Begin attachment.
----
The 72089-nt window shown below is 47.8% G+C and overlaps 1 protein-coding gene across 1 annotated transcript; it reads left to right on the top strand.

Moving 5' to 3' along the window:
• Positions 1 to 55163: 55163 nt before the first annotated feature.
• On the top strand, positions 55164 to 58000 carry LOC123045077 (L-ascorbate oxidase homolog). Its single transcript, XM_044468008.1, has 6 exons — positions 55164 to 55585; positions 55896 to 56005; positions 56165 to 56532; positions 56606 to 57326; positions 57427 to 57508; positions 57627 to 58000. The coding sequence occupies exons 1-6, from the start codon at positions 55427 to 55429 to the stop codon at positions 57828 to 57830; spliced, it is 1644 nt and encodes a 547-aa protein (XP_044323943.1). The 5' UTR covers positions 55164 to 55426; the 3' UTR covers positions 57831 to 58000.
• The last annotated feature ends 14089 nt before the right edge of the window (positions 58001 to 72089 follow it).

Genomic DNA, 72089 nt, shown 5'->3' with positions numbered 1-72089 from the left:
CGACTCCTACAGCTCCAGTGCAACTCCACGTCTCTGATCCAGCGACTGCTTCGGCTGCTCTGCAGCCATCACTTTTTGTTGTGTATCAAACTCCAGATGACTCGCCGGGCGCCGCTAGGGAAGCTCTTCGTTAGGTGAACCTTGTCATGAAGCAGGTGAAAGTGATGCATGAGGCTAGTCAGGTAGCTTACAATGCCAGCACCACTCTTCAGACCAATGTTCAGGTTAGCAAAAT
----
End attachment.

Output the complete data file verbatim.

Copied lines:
The 72089-nt window shown below is 47.8% G+C and overlaps 1 protein-coding gene across 1 annotated transcript; it reads left to right on the top strand.

Moving 5' to 3' along the window:
• Positions 1 to 55163: 55163 nt before the first annotated feature.
• On the top strand, positions 55164 to 58000 carry LOC123045077 (L-ascorbate oxidase homolog). Its single transcript, XM_044468008.1, has 6 exons — positions 55164 to 55585; positions 55896 to 56005; positions 56165 to 56532; positions 56606 to 57326; positions 57427 to 57508; positions 57627 to 58000. The coding sequence occupies exons 1-6, from the start codon at positions 55427 to 55429 to the stop codon at positions 57828 to 57830; spliced, it is 1644 nt and encodes a 547-aa protein (XP_044323943.1). The 5' UTR covers positions 55164 to 55426; the 3' UTR covers positions 57831 to 58000.
• The last annotated feature ends 14089 nt before the right edge of the window (positions 58001 to 72089 follow it).

Genomic DNA, 72089 nt, shown 5'->3' with positions numbered 1-72089 from the left:
CGACTCCTACAGCTCCAGTGCAACTCCACGTCTCTGATCCAGCGACTGCTTCGGCTGCTCTGCAGCCATCACTTTTTGTTGTGTATCAAACTCCAGATGACTCGCCGGGCGCCGCTAGGGAAGCTCTTCGTTAGGTGAACCTTGTCATGAAGCAGGTGAAAGTGATGCATGAGGCTAGTCAGGTAGCTTACAATGCCAGCACCACTCTTCAGACCAATGTTCAGGTTAGCAAAAT